Gaya Prasad Gopal who happened to be the first graduate of his native village had seen much of life's adversities even before reaching this milestone in life. Soon after completing his 12th he had to take up a job, fortunately a government one, to support his family. However, he could not continue here for more than a year as it was not comply to his personal value system and mindset. Four years to follow saw him work in different commercial shops in Atarra as their salesperson. The nature of job here was such as required of him to be involved in much unhealthy business practices. Also, there was little in it to gain for the social worker and activist in him which was ready to be unfolded and indivously sought expression. So, he decides to quit it even without knowing for sure what to do next. From here onwards his life starts to take on more confirming roles, confirming of course to his future stakes and statures.
Founding a school by the name of Adarsh Bal Niketan in Atarra in 1965 was a preliminary to his future experiments in social work. This period is a long one, of no less than 10 years between 1965 and1975 during which he worked as the principal of the school (of course as an editor of a newsletter also, as we would see later, from 1970 to 1975). It was an integral school where special care was taken to bring children of the poor, the rich, the low caste, and the high caste on one and the same platform so that the walls of man made artificial differences may not segregate our nation's future into localities and pockets of shrunk humanity. Such was the noble aim behind it and suitably it bore the name Adarsh Bal Niketan. To a speculative and reasoning mind the whole self-assumed project of founding and running a school with all that ideal may seem Sri Gaya Prasad's reply to the bizarre childhood experiences he suffered at the Sanskrit school of his neighbourhood village Bilgaon.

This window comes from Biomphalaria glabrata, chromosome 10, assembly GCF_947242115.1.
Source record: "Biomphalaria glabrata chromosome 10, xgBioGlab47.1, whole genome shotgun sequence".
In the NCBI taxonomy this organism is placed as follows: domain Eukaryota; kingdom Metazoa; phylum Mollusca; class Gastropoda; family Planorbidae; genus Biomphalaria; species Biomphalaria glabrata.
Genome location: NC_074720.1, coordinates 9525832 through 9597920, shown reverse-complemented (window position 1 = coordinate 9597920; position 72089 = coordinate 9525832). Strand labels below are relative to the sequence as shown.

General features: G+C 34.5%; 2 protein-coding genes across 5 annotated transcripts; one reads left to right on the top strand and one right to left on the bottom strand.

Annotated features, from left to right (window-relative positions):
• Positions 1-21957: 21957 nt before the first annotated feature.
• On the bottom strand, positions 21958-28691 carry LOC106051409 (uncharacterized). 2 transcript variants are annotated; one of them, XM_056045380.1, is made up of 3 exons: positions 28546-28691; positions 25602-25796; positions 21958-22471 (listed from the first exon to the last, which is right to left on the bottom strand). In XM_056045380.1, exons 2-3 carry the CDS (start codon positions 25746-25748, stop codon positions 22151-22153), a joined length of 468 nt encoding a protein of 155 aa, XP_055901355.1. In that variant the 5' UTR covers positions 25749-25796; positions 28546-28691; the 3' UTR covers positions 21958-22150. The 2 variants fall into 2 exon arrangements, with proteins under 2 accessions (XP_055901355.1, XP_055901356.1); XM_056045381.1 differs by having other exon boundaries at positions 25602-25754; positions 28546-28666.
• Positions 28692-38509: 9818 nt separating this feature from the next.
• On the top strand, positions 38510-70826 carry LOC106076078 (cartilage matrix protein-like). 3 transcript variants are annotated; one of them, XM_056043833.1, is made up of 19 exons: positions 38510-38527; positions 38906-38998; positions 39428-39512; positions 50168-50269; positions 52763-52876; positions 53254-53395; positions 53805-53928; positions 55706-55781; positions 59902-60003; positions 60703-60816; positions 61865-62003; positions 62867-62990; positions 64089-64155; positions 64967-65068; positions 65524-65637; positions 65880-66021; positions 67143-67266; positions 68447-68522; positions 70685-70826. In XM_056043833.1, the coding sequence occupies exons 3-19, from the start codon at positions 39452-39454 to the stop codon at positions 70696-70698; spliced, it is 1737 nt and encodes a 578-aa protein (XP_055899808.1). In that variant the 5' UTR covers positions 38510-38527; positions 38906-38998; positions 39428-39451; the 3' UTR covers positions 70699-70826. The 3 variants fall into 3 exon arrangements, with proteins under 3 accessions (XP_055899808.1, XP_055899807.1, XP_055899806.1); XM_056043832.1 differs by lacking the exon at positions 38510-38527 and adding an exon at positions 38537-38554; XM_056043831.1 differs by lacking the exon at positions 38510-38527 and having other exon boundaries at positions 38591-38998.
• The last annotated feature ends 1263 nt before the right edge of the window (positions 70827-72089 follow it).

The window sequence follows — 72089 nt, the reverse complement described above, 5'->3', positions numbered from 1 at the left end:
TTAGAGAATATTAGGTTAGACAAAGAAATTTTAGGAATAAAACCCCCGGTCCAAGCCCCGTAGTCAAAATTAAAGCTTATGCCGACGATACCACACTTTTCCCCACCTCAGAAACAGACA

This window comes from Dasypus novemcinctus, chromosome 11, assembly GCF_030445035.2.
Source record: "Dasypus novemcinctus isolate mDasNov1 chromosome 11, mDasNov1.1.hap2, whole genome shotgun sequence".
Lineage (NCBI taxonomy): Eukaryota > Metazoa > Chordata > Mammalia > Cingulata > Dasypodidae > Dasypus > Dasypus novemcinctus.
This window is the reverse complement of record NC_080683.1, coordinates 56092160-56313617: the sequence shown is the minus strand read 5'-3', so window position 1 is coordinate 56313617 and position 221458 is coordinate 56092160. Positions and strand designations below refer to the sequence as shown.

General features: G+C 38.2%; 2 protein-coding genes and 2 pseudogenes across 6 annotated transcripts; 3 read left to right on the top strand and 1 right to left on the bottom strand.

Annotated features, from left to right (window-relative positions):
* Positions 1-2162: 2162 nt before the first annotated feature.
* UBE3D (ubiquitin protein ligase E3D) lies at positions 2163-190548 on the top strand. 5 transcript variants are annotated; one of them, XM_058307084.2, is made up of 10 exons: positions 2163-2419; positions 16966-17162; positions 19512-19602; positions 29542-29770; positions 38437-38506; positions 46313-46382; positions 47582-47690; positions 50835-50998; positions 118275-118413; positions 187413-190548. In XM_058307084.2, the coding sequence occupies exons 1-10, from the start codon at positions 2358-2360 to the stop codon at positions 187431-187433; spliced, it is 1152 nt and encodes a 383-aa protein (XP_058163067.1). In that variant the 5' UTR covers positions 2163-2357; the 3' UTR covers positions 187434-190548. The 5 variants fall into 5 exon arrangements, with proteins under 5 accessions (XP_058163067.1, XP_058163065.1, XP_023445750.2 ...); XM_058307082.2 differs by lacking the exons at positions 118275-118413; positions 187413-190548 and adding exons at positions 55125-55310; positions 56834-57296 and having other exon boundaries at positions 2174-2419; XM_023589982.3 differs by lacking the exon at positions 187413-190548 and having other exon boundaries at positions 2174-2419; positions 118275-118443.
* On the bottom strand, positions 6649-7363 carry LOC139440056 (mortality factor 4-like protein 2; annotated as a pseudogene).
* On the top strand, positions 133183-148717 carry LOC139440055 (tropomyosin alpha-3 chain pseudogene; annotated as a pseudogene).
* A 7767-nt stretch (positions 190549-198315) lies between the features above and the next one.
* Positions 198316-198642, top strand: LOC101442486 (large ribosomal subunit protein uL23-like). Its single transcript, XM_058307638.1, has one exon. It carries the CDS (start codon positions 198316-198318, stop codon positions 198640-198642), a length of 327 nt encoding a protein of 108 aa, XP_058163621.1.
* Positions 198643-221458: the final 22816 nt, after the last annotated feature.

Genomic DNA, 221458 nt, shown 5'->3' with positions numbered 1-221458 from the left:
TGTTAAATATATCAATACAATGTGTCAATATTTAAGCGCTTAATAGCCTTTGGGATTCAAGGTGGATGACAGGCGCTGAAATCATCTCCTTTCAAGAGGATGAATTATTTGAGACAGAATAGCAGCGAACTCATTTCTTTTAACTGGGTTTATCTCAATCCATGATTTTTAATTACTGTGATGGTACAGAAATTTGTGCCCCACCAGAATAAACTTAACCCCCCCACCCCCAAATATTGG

As if not satisfied with this much commissioning of his part of social accountability till then, he even went on starting and chief-editing a newsletter in 1970 by the name of Ajeya Durga (meaning 'an invincible fort') which he raised his concerns on various socio-political issues and problems till the closure of the newsletter in 1980.
The year of 1975 is a year to reckon with in modern Indian history. We all perhaps know why, as this was the year when the Emergency was imposed in India which caused all flurry and flutter in socio-political circles nationwide. The hamlet of Atarra in Banda (UP) was no exception to it and to all those who were known to be non-conformist and radical in their views and thoughts of the establishment there was the danger looming large of their being put behind the bars. Under the threat of this political crisis in the country Gaya Prasad Gopal had to be underground. This made him leave Atarra and move to Chitrakoot. This is how in short he was shipped by his circumstances to his land of action, his Karmbhumi.
Between the years from 1975 to 1985 he took up a job of Rural Development Coordinator with Sri Sadguru Sewa Sangh Trust, Chitrakoot chapter (a rural development outfit run and managed by Mafatlal business Gharana). This was the period during which he got intensively exposed to the stark realities and the miseries of the Kols who lived a life of endless drudgery and the denial of basic needs merely to support the luxury and the wasteful indulgence of a few of the dominant upper caste people knows as 'Dadus' in the local parlance. This sort of human life in practice was far from his imagination of independent India. It in fact set in motion a deep thinking process within him on what should be his share of the role and responsibility towards sharing and mitigating the woes of the Kols and extending a helping hand to them. He soon realised that for doing all as he imagined would be possible only if he was somewhat free to shape his vision of society into reality. And this line of thinking ultimately paved way for the formation of a society by the name of Akhil Bharatiya Samaj Sewa Sansthan, in sort ABSSS, which was registered on the 23rd of March 1978. Few knew that time that this was the beginning of a new chapter not only in the lives of the Kols of the Patha region of Chitrakoot but also in the life of Sri Gaya Prasad Gopal who had to undergo many trials and ordeals in the changed socio-political scenario of his life.